Sacral Nerve Stimulation

Sacral Nerve Stimulation



Sacral Nerve Stimulation in Fecal Incontinence:Are There Factors Associated with Success?

Guillaume Gourcerol,M.D.,Syrine Gallas,M.D.,Francis Michot,Ph.D., Philippe Denis,Ph.D.,Anne-Marie Leroi,Ph.D.

Digestive Tract Research Group EA3234/IFRMP23,Rouen University Hospital,Rouen,France

PURPOSE:Sacral nerve stimulation has been used success-fully in treating fecal incontinence.This study was designed to evaluate the proportion of patients with unsuccessful implantation despite positive test stimulation and to examine and compare factors associated with the success of the transitory and permanent sacral nerve stimulation. METHODS:A total of61patients(55females;median age, 56(range,33–77)years)with refractory fecal incontinence underwent temporary stimulation.A50percent or greater improvement in the number of episodes of fecal inconti-nence or urgency was required to proceed to permanent implantation and was the criteria of success of permanent sacral nerve stimulation at the last follow-up visit in implanted patients.The factors compared between the success and the failure groups during temporary and permanent stimulation were patients_age and gender, diagnosis and characteristics of fecal incontinence,previ-ous surgery,quality of life scores,anorectal manometry, endoanal ultrasound,and electrophysiologic tests per-formed before stimulation.RESULTS:Temporary stimula-tion was successful in35patients(57.4percent).A permanent neurostimulation device was implanted in33 patients.Age was the only factor related to success of the temporary stimulation(P=0.03).After permanent implan-tation,31percent of patients did not attain screening phase results for the number of episodes of fecal incontinence or urgency.A neurologic disorder was more frequently the origin of fecal incontinence in the success group compared with others(P=0.03).The left bulbocavernosus reflex was more frequently delayed in the success group than in the others(P=0.03),and a prolonged or absent bulbocaverno-sus reflex was more frequent in the success group than in the failure group(P=0.03).CONCLUSIONS:Patients with fecal incontinence from neurologic origins could be good candidates for sacral nerve stimulation.[Key words:Fecal incontinence;Sacral nerve stimulation;Electrophysiologic anal test;Perineal neurologic disease;Predictive factors; Treatment]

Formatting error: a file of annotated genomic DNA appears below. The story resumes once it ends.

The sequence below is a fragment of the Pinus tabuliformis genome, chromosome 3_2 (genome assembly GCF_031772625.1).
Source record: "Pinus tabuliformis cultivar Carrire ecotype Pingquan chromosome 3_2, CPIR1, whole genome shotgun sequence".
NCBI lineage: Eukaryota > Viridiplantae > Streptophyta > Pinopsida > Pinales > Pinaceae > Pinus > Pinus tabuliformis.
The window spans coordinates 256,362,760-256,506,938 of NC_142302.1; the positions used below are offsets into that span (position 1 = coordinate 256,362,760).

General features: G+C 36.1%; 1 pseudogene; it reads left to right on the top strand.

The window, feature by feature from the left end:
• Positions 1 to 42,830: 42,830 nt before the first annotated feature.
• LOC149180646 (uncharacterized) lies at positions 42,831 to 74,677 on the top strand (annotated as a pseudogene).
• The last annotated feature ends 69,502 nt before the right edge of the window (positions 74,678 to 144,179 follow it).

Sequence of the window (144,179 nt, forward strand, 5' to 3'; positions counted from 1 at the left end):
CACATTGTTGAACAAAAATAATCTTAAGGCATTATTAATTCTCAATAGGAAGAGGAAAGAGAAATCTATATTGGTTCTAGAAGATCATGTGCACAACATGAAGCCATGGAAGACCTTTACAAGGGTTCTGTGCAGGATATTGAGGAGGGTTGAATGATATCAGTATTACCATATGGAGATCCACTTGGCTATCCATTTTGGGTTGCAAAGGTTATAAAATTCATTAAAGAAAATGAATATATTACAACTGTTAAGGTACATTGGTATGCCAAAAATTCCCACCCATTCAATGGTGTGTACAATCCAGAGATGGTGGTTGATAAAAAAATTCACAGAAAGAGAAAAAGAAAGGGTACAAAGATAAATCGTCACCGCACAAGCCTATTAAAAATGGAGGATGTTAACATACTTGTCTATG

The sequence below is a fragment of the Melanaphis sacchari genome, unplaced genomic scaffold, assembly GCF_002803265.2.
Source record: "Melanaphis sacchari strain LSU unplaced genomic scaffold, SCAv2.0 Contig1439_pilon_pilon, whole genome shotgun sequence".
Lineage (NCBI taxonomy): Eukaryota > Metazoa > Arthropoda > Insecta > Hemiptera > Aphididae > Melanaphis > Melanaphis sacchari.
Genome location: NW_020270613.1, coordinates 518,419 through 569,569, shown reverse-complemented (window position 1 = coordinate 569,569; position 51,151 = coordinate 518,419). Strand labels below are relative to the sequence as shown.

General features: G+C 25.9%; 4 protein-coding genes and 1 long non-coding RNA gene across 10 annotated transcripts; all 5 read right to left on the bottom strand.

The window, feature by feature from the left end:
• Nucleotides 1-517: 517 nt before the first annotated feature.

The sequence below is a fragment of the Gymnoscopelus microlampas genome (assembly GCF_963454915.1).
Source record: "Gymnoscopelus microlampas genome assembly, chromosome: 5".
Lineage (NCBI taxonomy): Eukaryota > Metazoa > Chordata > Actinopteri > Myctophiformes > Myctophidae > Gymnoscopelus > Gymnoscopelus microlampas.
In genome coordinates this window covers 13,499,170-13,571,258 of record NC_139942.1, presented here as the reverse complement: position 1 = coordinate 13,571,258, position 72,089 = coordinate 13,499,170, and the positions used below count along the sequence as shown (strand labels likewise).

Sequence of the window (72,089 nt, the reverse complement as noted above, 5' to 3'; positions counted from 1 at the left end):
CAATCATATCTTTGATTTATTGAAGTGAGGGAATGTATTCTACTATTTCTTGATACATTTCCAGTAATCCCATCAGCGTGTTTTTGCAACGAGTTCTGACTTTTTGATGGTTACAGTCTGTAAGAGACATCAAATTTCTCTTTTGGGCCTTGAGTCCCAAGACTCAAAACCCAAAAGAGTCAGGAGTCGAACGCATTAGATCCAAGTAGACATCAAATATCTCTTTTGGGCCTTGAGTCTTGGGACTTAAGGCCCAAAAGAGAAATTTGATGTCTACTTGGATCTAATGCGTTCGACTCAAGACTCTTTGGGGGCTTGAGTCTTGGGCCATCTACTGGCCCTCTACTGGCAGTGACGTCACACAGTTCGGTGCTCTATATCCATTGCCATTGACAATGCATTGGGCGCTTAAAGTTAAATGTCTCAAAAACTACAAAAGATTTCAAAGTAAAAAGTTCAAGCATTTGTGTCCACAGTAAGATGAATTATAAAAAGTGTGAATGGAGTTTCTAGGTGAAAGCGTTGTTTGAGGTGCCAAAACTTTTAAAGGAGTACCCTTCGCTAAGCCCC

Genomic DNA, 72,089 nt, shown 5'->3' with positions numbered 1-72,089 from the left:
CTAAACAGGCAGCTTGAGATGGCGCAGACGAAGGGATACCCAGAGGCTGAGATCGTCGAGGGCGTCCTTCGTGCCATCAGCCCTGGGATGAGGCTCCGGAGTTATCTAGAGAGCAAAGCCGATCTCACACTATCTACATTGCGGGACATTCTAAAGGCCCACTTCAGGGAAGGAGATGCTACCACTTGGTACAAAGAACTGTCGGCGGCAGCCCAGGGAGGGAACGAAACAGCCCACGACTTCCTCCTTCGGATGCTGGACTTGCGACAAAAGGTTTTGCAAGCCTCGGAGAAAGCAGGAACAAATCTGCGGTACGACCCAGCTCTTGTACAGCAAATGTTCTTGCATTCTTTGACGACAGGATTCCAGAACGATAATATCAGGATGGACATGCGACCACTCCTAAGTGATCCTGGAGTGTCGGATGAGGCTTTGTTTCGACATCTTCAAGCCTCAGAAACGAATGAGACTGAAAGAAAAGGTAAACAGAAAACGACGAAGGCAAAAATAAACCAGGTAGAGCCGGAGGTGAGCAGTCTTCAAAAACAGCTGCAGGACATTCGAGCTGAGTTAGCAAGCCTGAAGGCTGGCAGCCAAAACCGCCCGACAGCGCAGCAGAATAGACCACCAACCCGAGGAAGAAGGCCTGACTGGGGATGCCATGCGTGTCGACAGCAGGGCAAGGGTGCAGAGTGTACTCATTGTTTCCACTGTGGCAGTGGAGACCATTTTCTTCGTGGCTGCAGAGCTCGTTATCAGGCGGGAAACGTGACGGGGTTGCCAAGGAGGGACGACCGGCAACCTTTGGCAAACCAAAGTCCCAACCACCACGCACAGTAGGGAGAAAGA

S acral nerve stimulation,originally developed for urinary voiding dysfunction,has been used for the treatment of patients with fecal incontinence since1995.1Treatment with sacral nerve stimulation has been restricted to patients with at least one episode of fecal incontinence per week,who have failed conservative therapy,and are considering a surgical intervention,as long as they do not present a significant structural defect of the external anal sphincter.2Patients are selected for surgical implan-tation of a permanent neurostimulation device on the basis of clinical improvement during test stimula-tion.3No other predictor of functional outcome with chronic stimulation exists.In a systematic review of six studies,an average of56percent of patients with fecal incontinence seemed to be eligible for perma-nent sacral nerve stimulation after test stimulation (i.e.,they exhibit>50percent improvement in their fecal incontinence episodes during the test stimula-tion,criteria chosen according to the commonly allowed criteria in the literature).2A recent review of studies published for149incontinent patients treated by permanent sacral nerve stimulation

Presented at Digestive Disease Week,Los Angeles,California, May20to25,2006.

Correspondence to:Anne-Marie Leroi,Ph.D.,Physiology Unit, Ho?pital Charles Nicolle,1rue de Germont,Rouen Cedex76031, France,

Dis Colon Rectum2006;50:3–12


*The American Society of Colon and Rectal Surgeons

Published online:3November2006